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connect(2) [bsd man page]

CONNECT(2)							System Calls Manual							CONNECT(2)

NAME
connect - initiate a connection on a socket SYNOPSIS
#include <sys/types.h> #include <sys/socket.h> connect(s, name, namelen) int s; struct sockaddr *name; int namelen; DESCRIPTION
The parameter s is a socket. If it is of type SOCK_DGRAM, then this call specifies the peer with which the socket is to be associated; this address is that to which datagrams are to be sent, and the only address from which datagrams are to be received. If the socket is of type SOCK_STREAM, then this call attempts to make a connection to another socket. The other socket is specified by name, which is an address in the communications space of the socket. Each communications space interprets the name parameter in its own way. Generally, stream sockets may successfully connect only once; datagram sockets may use connect multiple times to change their association. Datagram sockets may dissolve the association by connecting to an invalid address, such as a null address. RETURN VALUE
If the connection or binding succeeds, then 0 is returned. Otherwise a -1 is returned, and a more specific error code is stored in errno. ERRORS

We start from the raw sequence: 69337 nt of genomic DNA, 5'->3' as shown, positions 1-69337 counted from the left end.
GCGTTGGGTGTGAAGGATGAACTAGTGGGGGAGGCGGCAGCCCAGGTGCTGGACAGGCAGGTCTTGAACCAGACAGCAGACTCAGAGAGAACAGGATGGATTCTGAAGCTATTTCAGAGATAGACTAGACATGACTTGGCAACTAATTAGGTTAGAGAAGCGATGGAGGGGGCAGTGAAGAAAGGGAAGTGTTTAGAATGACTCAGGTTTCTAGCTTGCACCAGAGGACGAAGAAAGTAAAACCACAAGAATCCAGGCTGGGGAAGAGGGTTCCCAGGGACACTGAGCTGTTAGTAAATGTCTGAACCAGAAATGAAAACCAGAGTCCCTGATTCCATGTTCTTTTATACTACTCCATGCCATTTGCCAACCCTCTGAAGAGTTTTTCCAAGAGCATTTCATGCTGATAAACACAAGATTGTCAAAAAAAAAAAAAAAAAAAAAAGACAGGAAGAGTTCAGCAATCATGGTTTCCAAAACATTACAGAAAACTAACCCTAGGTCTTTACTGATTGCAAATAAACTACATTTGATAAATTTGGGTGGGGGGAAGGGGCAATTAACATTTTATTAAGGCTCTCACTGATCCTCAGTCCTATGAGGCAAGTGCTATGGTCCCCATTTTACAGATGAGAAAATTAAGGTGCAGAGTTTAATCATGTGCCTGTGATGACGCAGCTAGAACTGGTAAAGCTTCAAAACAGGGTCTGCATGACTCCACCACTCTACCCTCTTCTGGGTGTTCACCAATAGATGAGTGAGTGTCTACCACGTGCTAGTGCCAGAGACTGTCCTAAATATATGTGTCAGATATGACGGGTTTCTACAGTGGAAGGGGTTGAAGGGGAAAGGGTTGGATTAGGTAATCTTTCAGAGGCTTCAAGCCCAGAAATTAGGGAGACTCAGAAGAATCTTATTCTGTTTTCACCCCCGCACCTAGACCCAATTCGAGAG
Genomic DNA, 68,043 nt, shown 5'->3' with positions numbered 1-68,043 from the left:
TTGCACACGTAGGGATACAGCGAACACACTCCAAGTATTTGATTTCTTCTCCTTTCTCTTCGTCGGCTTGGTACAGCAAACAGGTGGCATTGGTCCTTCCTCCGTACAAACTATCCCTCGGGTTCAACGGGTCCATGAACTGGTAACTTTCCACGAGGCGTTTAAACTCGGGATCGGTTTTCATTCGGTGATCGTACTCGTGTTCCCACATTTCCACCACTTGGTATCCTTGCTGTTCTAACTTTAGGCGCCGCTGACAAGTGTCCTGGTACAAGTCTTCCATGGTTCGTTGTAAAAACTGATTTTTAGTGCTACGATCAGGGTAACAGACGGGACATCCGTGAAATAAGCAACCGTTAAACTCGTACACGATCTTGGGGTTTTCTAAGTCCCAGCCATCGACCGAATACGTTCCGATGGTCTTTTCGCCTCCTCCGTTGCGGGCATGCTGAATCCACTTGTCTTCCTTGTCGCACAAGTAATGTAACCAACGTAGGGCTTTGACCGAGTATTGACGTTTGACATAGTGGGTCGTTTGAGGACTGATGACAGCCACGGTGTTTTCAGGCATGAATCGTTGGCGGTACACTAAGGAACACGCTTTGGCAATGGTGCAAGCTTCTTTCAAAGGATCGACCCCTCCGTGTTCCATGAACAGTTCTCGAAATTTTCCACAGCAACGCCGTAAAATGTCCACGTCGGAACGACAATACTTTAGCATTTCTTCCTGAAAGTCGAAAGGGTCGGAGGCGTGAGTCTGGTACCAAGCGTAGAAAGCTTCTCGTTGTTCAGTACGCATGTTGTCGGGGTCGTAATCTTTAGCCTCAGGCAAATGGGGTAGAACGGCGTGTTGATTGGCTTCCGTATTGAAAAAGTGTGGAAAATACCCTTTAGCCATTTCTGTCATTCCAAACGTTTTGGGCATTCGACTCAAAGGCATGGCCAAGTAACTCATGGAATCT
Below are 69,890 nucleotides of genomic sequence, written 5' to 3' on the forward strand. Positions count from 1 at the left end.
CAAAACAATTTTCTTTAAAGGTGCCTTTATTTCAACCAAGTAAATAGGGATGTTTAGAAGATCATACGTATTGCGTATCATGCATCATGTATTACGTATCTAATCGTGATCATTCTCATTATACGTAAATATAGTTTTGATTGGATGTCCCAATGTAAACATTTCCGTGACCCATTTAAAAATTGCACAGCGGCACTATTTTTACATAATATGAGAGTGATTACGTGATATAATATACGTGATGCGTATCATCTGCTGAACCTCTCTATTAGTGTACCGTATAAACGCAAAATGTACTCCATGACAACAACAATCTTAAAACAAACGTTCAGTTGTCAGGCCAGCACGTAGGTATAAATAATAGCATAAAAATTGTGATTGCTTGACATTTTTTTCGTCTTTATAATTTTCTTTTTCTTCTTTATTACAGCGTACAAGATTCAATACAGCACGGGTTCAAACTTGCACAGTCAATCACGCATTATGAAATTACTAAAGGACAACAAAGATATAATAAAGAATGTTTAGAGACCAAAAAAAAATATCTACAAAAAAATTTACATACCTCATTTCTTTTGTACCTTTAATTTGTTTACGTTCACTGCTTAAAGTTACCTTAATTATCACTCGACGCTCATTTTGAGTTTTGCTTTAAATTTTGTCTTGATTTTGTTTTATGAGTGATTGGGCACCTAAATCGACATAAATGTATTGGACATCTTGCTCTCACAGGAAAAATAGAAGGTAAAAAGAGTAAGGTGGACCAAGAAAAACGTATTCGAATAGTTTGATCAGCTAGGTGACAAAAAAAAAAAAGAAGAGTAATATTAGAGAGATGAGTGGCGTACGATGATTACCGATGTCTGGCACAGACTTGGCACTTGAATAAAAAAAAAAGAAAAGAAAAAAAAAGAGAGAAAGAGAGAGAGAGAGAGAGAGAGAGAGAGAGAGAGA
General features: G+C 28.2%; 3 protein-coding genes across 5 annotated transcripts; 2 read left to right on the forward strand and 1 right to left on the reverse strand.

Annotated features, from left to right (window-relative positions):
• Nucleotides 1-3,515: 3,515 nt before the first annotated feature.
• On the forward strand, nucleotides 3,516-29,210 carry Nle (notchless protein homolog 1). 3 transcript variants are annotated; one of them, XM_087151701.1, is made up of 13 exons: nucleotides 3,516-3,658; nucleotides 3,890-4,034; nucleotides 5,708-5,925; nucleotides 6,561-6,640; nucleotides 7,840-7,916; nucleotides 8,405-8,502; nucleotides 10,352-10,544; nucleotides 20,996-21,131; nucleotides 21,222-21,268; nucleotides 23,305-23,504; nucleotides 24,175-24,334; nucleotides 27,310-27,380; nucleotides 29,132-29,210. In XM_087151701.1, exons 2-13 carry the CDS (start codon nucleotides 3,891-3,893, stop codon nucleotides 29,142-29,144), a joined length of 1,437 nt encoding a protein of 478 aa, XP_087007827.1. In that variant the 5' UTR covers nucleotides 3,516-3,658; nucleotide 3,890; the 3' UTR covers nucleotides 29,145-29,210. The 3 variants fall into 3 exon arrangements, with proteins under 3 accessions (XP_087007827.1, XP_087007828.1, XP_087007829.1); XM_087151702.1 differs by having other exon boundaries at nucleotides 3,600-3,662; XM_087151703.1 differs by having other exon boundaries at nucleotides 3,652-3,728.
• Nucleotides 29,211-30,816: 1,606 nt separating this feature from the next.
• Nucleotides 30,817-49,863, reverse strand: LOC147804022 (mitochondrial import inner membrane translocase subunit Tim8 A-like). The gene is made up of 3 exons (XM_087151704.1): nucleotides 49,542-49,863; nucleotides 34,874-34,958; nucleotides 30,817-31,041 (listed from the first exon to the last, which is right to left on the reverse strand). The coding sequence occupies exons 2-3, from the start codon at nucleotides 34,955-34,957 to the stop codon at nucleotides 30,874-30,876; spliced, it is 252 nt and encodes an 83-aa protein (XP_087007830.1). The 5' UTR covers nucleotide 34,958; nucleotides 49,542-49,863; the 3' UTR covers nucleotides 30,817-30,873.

The call fails if: [EBADF] S is not a valid descriptor. [ENOTSOCK] S is a descriptor for a file, not a socket. [EADDRNOTAVAIL] The specified address is not available on this machine. [EAFNOSUPPORT] Addresses in the specified address family cannot be used with this socket. [EISCONN] The socket is already connected. [ETIMEDOUT] Connection establishment timed out without establishing a connection. [ECONNREFUSED] The attempt to connect was forcefully rejected. [ENETUNREACH] The network isn't reachable from this host. [EADDRINUSE] The address is already in use. [EFAULT] The name parameter specifies an area outside the process address space. [EINPROGRESS] The socket is non-blocking and the connection cannot be completed immediately. It is possible to select(2) for comple- tion by selecting the socket for writing. [EALREADY] The socket is non-blocking and a previous connection attempt has not yet been completed. The following errors are specific to connecting names in the UNIX domain. These errors may not apply in future versions of the UNIX IPC domain. [ENOTDIR] A component of the path prefix is not a directory. [EINVAL] The pathname contains a character with the high-order bit set. [ENAMETOOLONG] A component of a pathname exceeded 255 characters, or an entire path name exceeded 1023 characters. [ENOENT] The named socket does not exist. [EACCES] Search permission is denied for a component of the path prefix. [EACCES] Write access to the named socket is denied. [ELOOP] Too many symbolic links were encountered in translating the pathname. SEE ALSO
accept(2), select(2), socket(2), getsockname(2) 4.2 Berkeley Distribution May 22, 1986 CONNECT(2)

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CONNECT(2)						     Linux Programmer's Manual							CONNECT(2)

NAME
connect - initiate a connection on a socket SYNOPSIS
#include <sys/types.h> #include <sys/socket.h> int connect(int sockfd, const struct sockaddr *serv_addr, socklen_t addrlen); DESCRIPTION